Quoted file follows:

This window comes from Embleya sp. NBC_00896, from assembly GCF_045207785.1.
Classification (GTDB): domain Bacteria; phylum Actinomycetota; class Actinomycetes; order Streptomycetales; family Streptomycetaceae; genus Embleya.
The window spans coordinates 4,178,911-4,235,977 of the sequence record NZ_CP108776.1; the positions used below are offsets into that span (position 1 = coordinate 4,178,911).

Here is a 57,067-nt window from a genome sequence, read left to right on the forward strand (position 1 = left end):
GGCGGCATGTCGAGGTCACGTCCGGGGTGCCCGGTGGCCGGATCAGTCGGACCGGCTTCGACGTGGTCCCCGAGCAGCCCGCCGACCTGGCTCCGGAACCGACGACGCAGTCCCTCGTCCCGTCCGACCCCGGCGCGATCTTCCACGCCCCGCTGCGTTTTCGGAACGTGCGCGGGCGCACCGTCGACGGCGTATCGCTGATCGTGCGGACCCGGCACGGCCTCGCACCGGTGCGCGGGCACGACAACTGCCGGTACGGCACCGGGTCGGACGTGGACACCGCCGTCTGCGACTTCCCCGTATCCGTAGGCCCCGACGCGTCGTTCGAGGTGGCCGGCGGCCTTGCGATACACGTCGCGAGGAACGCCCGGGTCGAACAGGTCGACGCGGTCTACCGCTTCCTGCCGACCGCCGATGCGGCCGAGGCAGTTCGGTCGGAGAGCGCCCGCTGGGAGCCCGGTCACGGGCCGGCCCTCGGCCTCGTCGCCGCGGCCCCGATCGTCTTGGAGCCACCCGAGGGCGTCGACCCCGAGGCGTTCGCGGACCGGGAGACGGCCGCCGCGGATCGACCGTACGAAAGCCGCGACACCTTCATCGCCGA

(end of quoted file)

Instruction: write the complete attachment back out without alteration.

This window comes from Embleya sp. NBC_00896, from assembly GCF_045207785.1.
Classification (GTDB): domain Bacteria; phylum Actinomycetota; class Actinomycetes; order Streptomycetales; family Streptomycetaceae; genus Embleya.
The window spans coordinates 4,178,911-4,235,977 of the sequence record NZ_CP108776.1; the positions used below are offsets into that span (position 1 = coordinate 4,178,911).

Here is a 57,067-nt window from a genome sequence, read left to right on the forward strand (position 1 = left end):
GGCGGCATGTCGAGGTCACGTCCGGGGTGCCCGGTGGCCGGATCAGTCGGACCGGCTTCGACGTGGTCCCCGAGCAGCCCGCCGACCTGGCTCCGGAACCGACGACGCAGTCCCTCGTCCCGTCCGACCCCGGCGCGATCTTCCACGCCCCGCTGCGTTTTCGGAACGTGCGCGGGCGCACCGTCGACGGCGTATCGCTGATCGTGCGGACCCGGCACGGCCTCGCACCGGTGCGCGGGCACGACAACTGCCGGTACGGCACCGGGTCGGACGTGGACACCGCCGTCTGCGACTTCCCCGTATCCGTAGGCCCCGACGCGTCGTTCGAGGTGGCCGGCGGCCTTGCGATACACGTCGCGAGGAACGCCCGGGTCGAACAGGTCGACGCGGTCTACCGCTTCCTGCCGACCGCCGATGCGGCCGAGGCAGTTCGGTCGGAGAGCGCCCGCTGGGAGCCCGGTCACGGGCCGGCCCTCGGCCTCGTCGCCGCGGCCCCGATCGTCTTGGAGCCACCCGAGGGCGTCGACCCCGAGGCGTTCGCGGACCGGGAGACGGCCGCCGCGGATCGACCGTACGAAAGCCGCGACACCTTCATCGCCGA